They served our nation well. These brave souls sacrificed and risked everything to defend the cause for which they fought. With courage and honor they endured numerous attacks without backing down from their enemy. What a debt of gratitude we owe them! How can we thank them enough for what they did? How many things do we enjoy because they were willing to fight?
These are the men and women who followed orders and were loyal to their fellow soldiers. These are the ones who fought hard battles when they would have preferred to have been enjoying themselves. But they realized what was at stake. They had a choice: fight or be destroyed. They valiantly chose to fight. Where would we be without them?
It is fitting to honor these veterans of war. Sure, the words above apply to those who have defended our country in battle. But I am talking about a different war and a different kind of veteran.
I am talking about Christian soldiers who for years have defended the Bible when it was being attacked by their own relatives.
I am speaking of Christian men and women who have had their hearts broken and their lives torn apart by rebellious children and grandchildren yet still kept their faith.
I am talking about elders who have been betrayed by preachers and unmercifully criticized by members yet gave their best to the congregation.
I have in mind husbands who have been married for years and who have fought off the devil’s temptations to be unfaithful to their wives.
I am thinking of Christian women who have refused to let worldly attitudes and priorities rule them and their children.
I am talking about veteran preachers of the gospel who have been attacked by envious brethren, slandered by denominationalists, and betrayed by ungodly elders but refused to compromise the truth or develop a bitter spirit.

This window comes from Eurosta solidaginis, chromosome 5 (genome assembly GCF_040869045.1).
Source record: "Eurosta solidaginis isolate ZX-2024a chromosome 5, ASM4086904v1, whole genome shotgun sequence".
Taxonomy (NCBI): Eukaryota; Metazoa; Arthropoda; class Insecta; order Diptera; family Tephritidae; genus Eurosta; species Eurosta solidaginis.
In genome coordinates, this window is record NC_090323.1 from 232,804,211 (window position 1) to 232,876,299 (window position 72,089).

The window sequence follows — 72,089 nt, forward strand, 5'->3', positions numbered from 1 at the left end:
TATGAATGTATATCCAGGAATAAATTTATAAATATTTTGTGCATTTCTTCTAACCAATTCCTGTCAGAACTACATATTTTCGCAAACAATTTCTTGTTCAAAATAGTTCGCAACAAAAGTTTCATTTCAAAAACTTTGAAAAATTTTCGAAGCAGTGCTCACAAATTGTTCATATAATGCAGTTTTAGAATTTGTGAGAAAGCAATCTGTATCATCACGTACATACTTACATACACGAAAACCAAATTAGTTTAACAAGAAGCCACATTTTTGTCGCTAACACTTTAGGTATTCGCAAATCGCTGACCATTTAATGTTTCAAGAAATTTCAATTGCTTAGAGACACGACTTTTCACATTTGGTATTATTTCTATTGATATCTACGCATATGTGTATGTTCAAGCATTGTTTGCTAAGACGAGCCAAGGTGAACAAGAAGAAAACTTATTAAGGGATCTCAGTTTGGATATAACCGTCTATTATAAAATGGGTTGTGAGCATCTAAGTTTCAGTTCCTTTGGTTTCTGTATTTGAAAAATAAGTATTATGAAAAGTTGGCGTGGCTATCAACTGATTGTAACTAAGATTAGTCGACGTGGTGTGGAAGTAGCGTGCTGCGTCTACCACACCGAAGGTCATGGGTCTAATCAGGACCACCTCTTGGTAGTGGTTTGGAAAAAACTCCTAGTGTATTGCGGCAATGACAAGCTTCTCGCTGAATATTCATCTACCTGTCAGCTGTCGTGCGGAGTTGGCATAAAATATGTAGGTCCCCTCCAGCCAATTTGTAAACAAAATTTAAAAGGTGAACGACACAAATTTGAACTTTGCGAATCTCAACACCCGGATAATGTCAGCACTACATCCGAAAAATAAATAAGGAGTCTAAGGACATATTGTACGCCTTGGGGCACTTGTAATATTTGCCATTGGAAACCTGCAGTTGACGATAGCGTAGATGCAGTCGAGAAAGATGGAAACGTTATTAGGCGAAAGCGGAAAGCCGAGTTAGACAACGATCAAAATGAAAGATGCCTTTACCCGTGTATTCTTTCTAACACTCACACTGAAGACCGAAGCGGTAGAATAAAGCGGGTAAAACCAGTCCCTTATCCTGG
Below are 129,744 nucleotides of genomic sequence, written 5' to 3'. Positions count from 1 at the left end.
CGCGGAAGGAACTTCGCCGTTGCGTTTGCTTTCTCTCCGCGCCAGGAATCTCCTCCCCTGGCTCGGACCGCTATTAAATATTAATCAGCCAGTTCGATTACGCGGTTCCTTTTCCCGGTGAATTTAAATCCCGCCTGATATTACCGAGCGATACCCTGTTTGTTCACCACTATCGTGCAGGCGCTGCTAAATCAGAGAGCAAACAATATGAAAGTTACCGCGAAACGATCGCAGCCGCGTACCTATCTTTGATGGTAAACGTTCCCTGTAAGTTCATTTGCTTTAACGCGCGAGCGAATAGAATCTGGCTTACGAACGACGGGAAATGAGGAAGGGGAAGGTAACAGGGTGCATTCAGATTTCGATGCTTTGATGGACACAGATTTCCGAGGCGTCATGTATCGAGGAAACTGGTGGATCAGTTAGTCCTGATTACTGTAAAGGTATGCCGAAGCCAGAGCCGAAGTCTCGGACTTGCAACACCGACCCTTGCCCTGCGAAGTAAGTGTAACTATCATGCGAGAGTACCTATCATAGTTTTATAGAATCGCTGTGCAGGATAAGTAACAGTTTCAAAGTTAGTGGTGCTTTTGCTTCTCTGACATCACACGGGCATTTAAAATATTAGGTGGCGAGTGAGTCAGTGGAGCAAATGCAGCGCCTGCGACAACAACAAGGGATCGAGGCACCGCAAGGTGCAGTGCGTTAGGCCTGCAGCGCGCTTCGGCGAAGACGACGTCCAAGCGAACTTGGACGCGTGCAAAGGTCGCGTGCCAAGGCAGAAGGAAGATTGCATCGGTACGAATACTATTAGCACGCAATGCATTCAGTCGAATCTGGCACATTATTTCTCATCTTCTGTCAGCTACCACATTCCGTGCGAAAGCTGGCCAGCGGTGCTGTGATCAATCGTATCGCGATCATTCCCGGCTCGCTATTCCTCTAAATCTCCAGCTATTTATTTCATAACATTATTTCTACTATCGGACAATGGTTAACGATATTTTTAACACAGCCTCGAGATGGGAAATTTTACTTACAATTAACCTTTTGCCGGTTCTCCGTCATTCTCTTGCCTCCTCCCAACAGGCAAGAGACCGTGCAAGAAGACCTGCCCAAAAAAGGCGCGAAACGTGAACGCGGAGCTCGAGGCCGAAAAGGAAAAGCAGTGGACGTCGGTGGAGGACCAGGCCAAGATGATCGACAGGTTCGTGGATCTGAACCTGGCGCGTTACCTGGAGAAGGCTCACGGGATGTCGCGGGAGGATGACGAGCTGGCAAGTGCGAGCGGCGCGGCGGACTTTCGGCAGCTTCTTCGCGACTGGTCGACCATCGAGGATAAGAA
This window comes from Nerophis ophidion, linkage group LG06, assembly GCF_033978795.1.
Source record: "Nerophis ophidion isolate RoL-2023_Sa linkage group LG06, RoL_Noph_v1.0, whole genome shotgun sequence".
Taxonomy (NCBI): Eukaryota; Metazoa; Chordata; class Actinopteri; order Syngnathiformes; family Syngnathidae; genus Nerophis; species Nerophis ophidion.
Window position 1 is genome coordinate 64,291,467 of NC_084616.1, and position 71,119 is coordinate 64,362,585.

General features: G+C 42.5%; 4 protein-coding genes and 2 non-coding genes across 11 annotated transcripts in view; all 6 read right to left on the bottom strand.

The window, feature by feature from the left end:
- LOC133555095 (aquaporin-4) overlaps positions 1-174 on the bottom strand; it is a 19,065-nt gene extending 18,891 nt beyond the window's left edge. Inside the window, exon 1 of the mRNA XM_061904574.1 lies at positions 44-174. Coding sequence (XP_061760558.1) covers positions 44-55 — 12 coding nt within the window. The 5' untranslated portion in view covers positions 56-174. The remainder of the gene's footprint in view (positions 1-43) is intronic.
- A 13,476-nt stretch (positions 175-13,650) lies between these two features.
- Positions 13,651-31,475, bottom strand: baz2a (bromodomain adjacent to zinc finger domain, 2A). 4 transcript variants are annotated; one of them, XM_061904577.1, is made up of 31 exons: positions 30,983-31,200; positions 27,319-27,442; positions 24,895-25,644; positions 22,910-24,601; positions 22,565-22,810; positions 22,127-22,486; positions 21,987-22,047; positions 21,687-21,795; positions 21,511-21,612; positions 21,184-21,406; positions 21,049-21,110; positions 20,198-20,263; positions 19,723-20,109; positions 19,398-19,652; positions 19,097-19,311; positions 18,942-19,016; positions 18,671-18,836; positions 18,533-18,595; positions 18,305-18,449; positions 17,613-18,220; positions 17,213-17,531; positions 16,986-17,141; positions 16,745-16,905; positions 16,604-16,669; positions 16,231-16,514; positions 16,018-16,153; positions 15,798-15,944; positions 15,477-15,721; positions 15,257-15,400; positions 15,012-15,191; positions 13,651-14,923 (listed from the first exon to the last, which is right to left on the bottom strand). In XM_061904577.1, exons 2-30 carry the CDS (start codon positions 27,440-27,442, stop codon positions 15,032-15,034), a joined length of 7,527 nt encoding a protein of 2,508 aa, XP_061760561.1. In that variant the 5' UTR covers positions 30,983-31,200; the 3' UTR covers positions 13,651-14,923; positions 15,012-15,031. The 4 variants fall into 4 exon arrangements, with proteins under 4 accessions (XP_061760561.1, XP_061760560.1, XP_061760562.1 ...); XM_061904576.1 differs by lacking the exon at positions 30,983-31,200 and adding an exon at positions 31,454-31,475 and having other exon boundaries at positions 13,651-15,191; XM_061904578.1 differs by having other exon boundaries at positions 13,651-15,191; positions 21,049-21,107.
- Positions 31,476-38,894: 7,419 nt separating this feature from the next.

I am speaking of spouses who have had their lives shattered by an unfaithful mate but have stayed faithful to God.
I have in mind cancer patients and people with other debilitating illnesses who fight the urge to quit and determine to face life with faith and a smile.
I am speaking of adults who were emotionally, physically or sexually abused as children but who fought the temptation to pity themselves and hate others and grew into happy, productive Christians.
I am talking about those who lost their parents or their spouse and have battled loneliness for years without turning their back on God.
I am commending those veteran Christians who have struggled with the frustrations of a physical handicap all their life.
Christians are soldiers at war (I Tim. 6:12; II Tim 2:3-4; Eph. 6:10-18). We are in charge of national security because we have a “holy nation” to defend (I Pet. 2:9). The war is not over for these veterans. They must fight until they near the end and can say with Paul, “I have fought a good fight” (II Tim. 4:7). But it is good to look back at the battles they have fought and express appreciation for the service they have rendered in the kingdom.
Kerry Duke